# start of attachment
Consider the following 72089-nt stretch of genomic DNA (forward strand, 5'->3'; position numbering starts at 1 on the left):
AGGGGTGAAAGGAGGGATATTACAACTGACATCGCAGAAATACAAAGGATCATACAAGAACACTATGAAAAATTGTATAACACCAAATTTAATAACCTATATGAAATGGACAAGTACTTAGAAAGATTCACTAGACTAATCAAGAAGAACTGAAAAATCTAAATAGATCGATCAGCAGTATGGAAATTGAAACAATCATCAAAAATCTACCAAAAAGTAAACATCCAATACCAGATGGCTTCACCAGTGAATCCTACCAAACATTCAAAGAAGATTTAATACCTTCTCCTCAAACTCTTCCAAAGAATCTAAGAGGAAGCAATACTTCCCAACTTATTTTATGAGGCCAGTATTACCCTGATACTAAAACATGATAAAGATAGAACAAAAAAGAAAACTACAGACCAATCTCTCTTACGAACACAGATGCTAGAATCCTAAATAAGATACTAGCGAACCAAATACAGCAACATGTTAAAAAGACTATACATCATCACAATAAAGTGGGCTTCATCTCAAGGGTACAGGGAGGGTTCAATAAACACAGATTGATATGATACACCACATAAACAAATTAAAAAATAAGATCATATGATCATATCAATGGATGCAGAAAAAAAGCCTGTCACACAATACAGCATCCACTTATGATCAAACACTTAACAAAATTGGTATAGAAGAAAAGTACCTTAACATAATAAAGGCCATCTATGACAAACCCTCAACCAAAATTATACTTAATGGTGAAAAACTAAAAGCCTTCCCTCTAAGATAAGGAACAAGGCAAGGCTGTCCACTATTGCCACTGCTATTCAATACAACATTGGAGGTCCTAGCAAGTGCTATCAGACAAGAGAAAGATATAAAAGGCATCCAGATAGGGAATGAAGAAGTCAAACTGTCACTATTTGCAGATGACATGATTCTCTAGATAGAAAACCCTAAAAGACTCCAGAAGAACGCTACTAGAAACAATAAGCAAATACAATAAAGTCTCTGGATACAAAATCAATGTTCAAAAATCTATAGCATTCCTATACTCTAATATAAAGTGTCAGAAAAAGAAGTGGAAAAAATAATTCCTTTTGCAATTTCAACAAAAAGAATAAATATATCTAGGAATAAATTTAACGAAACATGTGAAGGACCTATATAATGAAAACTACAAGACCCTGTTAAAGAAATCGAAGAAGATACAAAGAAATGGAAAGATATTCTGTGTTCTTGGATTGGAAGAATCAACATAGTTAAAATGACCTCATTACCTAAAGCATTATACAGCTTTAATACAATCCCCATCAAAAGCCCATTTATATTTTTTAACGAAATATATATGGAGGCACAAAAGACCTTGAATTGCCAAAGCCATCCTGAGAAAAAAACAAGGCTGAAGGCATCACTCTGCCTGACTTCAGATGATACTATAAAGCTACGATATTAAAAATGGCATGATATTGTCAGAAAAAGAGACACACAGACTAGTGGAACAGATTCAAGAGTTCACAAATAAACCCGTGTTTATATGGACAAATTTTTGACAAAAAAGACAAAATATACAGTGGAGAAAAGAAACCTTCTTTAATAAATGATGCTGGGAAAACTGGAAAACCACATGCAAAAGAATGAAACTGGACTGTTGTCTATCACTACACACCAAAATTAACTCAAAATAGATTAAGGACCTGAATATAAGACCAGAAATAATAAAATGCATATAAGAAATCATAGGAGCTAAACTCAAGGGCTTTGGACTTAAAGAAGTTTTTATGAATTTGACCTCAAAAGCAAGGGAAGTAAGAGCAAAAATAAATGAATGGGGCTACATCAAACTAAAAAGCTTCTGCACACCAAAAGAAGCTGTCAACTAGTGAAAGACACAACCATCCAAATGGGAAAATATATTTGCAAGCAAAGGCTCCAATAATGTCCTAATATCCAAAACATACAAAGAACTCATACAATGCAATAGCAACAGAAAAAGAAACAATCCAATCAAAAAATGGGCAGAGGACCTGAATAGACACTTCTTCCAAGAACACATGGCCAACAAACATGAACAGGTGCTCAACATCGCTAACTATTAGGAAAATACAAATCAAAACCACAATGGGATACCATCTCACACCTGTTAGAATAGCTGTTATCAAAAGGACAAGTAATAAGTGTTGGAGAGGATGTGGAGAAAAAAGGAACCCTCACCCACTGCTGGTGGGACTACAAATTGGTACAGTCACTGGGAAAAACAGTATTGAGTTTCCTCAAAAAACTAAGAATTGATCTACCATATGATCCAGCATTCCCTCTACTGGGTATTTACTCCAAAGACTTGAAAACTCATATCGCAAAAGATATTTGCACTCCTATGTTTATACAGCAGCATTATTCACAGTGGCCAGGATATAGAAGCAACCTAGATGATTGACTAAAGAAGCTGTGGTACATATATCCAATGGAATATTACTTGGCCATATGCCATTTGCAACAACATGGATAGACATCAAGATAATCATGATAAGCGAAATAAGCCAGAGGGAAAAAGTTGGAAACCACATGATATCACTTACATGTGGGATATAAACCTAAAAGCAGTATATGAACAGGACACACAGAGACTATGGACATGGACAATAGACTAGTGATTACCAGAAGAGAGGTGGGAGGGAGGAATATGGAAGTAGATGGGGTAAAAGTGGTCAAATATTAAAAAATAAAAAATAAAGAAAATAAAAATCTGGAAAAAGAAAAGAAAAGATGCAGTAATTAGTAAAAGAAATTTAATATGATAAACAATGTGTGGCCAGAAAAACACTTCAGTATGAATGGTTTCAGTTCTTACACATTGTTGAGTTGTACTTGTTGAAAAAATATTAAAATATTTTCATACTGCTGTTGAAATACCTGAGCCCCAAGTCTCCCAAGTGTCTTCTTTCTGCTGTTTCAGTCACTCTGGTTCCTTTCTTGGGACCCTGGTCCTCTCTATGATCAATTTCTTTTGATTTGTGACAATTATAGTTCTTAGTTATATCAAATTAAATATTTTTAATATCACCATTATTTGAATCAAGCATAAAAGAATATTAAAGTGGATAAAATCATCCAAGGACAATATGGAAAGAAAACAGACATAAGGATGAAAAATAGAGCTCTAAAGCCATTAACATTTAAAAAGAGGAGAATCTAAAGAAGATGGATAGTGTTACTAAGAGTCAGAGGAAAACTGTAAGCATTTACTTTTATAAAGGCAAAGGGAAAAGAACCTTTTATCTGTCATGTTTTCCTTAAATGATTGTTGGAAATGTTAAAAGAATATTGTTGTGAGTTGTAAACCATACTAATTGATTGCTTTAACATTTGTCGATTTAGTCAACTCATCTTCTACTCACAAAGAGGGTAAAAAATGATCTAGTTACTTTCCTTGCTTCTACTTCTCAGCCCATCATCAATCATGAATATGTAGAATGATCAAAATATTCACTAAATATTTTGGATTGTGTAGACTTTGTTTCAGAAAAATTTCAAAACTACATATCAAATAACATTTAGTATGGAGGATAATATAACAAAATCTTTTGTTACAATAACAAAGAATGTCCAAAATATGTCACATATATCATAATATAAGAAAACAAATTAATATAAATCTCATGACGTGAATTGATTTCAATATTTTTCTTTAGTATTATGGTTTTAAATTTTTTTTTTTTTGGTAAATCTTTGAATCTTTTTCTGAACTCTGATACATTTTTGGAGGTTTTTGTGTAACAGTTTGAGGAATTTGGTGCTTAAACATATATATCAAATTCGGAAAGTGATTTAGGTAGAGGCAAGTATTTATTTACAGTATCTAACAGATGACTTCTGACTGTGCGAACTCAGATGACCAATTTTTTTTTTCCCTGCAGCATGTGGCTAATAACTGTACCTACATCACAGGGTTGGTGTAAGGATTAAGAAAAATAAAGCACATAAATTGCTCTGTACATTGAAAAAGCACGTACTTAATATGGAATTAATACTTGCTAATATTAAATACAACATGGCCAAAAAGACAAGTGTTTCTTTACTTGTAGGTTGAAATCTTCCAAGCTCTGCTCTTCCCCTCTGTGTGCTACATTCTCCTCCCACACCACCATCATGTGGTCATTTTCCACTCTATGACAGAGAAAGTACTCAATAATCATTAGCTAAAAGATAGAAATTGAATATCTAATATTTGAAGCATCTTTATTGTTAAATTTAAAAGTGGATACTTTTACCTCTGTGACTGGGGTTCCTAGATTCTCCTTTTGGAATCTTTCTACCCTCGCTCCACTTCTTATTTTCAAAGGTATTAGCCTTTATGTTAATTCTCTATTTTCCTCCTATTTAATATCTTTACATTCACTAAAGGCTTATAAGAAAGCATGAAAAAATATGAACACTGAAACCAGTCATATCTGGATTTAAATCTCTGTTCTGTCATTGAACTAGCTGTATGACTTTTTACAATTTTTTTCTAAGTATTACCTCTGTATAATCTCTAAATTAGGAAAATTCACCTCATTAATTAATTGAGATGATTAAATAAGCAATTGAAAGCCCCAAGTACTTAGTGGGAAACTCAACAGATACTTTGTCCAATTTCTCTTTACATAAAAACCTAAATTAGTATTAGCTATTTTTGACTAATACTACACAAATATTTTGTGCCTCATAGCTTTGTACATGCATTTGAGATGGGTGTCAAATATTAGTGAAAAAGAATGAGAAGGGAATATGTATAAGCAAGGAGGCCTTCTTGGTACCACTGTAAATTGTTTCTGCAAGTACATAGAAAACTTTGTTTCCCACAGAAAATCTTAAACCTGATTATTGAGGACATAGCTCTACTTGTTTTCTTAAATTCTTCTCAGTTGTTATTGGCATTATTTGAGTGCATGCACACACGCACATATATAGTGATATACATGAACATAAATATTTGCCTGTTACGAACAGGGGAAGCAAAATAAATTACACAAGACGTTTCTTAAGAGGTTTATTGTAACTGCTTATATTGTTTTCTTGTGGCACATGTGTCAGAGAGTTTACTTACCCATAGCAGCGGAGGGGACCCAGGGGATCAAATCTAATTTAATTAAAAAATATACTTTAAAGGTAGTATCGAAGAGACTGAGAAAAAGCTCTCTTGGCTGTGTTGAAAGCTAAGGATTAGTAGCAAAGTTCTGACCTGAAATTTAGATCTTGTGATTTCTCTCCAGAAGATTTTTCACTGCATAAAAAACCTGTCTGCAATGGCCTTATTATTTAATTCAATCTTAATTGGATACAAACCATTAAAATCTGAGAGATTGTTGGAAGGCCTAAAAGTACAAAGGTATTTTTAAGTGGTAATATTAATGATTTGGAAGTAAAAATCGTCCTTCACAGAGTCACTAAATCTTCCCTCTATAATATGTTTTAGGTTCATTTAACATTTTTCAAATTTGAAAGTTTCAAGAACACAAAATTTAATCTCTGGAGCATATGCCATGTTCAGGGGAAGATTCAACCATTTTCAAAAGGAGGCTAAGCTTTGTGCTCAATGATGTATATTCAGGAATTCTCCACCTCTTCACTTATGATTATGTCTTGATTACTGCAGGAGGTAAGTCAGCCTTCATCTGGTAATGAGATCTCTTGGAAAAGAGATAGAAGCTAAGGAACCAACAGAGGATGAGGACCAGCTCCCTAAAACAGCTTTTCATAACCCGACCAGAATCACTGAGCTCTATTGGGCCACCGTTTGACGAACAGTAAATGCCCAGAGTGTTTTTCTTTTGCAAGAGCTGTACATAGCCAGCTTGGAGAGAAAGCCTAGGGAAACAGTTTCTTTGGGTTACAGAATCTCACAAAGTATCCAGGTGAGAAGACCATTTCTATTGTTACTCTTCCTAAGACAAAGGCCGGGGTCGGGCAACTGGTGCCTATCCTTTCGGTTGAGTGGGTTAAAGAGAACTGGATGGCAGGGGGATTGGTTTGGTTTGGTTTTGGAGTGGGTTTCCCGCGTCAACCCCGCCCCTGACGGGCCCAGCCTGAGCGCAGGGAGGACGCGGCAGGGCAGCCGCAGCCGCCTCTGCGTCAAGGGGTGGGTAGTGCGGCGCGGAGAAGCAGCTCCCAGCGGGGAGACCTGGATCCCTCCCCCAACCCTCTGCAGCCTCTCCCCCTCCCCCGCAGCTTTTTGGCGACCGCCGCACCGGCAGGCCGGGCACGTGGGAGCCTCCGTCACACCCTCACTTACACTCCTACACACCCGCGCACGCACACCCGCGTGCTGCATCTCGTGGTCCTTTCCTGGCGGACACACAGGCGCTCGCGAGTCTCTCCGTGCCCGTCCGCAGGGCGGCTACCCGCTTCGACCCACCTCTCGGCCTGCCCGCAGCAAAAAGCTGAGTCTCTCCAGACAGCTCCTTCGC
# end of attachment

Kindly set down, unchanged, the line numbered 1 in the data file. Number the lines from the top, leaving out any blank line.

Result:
Consider the following 72089-nt stretch of genomic DNA (forward strand, 5'->3'; position numbering starts at 1 on the left):